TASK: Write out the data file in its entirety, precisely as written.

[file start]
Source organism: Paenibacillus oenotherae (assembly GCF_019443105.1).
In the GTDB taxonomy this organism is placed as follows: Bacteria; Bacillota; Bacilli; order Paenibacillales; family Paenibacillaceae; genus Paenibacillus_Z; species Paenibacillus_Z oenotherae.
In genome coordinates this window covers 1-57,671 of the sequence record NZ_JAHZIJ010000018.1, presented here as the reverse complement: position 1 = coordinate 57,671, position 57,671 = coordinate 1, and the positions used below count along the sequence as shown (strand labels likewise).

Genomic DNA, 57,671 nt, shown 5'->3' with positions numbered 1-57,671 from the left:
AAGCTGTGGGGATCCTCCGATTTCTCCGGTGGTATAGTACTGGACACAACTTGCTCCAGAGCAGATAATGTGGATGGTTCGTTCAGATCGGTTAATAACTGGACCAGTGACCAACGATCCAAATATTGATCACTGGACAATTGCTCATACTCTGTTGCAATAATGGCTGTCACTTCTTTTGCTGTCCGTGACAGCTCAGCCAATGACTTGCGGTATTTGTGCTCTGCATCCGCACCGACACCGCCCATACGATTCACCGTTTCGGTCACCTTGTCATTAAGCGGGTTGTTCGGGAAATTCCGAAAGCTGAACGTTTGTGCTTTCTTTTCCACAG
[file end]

Source organism: Paenibacillus oenotherae (assembly GCF_019443105.1).
In the GTDB taxonomy this organism is placed as follows: Bacteria; Bacillota; Bacilli; order Paenibacillales; family Paenibacillaceae; genus Paenibacillus_Z; species Paenibacillus_Z oenotherae.
In genome coordinates this window covers 1-57,671 of the sequence record NZ_JAHZIJ010000018.1, presented here as the reverse complement: position 1 = coordinate 57,671, position 57,671 = coordinate 1, and the positions used below count along the sequence as shown (strand labels likewise).

Genomic DNA, 57,671 nt, shown 5'->3' with positions numbered 1-57,671 from the left:
AAGCTGTGGGGATCCTCCGATTTCTCCGGTGGTATAGTACTGGACACAACTTGCTCCAGAGCAGATAATGTGGATGGTTCGTTCAGATCGGTTAATAACTGGACCAGTGACCAACGATCCAAATATTGATCACTGGACAATTGCTCATACTCTGTTGCAATAATGGCTGTCACTTCTTTTGCTGTCCGTGACAGCTCAGCCAATGACTTGCGGTATTTGTGCTCTGCATCCGCACCGACACCGCCCATACGATTCACCGTTTCGGTCACCTTGTCATTAAGCGGGTTGTTCGGGAAATTCCGAAAGCTGAACGTTTGTGCTTTCTTTTCCACAG